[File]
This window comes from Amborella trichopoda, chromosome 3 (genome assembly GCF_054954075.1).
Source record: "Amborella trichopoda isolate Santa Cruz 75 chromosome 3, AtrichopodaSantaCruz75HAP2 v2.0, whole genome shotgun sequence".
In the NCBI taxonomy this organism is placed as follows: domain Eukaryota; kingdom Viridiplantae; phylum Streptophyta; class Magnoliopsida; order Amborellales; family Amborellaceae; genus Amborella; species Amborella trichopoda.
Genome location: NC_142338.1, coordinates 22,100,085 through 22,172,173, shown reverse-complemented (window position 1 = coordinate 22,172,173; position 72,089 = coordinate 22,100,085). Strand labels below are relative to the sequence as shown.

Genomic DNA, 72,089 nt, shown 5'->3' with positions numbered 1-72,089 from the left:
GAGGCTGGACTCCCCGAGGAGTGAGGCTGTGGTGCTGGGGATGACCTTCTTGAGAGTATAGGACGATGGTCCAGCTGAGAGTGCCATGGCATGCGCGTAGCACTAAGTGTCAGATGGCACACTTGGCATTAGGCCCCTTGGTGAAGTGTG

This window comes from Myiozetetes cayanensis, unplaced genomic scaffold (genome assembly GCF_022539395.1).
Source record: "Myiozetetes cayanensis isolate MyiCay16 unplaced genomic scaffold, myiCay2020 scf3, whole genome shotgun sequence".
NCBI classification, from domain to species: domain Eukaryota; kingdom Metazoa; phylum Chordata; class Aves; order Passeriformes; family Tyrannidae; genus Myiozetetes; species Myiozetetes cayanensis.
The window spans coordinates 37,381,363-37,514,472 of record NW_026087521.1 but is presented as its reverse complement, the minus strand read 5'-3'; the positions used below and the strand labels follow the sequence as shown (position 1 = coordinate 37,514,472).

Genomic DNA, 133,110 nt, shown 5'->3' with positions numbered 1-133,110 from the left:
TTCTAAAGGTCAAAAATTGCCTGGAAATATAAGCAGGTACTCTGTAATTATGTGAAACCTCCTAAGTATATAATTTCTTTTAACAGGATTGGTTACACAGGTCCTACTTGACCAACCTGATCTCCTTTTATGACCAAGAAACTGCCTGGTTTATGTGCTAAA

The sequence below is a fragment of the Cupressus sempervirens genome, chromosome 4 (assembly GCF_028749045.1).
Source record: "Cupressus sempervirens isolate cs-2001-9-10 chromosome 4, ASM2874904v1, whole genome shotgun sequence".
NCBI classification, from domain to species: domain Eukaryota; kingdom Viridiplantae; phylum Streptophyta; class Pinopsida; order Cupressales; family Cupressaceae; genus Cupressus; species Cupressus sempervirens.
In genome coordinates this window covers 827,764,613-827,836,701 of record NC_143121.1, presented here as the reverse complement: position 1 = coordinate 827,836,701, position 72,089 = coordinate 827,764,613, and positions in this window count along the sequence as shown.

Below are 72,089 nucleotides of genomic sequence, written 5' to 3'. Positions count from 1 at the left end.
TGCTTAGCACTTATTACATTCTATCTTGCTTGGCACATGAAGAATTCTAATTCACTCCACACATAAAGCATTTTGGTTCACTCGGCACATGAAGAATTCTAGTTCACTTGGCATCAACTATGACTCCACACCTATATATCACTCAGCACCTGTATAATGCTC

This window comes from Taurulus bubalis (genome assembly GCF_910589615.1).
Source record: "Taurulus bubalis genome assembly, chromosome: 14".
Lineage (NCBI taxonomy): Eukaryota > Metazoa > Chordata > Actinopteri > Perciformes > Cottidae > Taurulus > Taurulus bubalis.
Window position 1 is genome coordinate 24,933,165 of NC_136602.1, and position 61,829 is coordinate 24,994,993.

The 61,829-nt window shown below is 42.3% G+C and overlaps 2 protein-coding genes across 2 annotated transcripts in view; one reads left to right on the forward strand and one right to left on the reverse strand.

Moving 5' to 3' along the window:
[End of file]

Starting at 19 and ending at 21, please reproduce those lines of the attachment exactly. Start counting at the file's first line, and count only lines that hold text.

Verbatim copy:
This window comes from Taurulus bubalis (genome assembly GCF_910589615.1).
Source record: "Taurulus bubalis genome assembly, chromosome: 14".
Lineage (NCBI taxonomy): Eukaryota > Metazoa > Chordata > Actinopteri > Perciformes > Cottidae > Taurulus > Taurulus bubalis.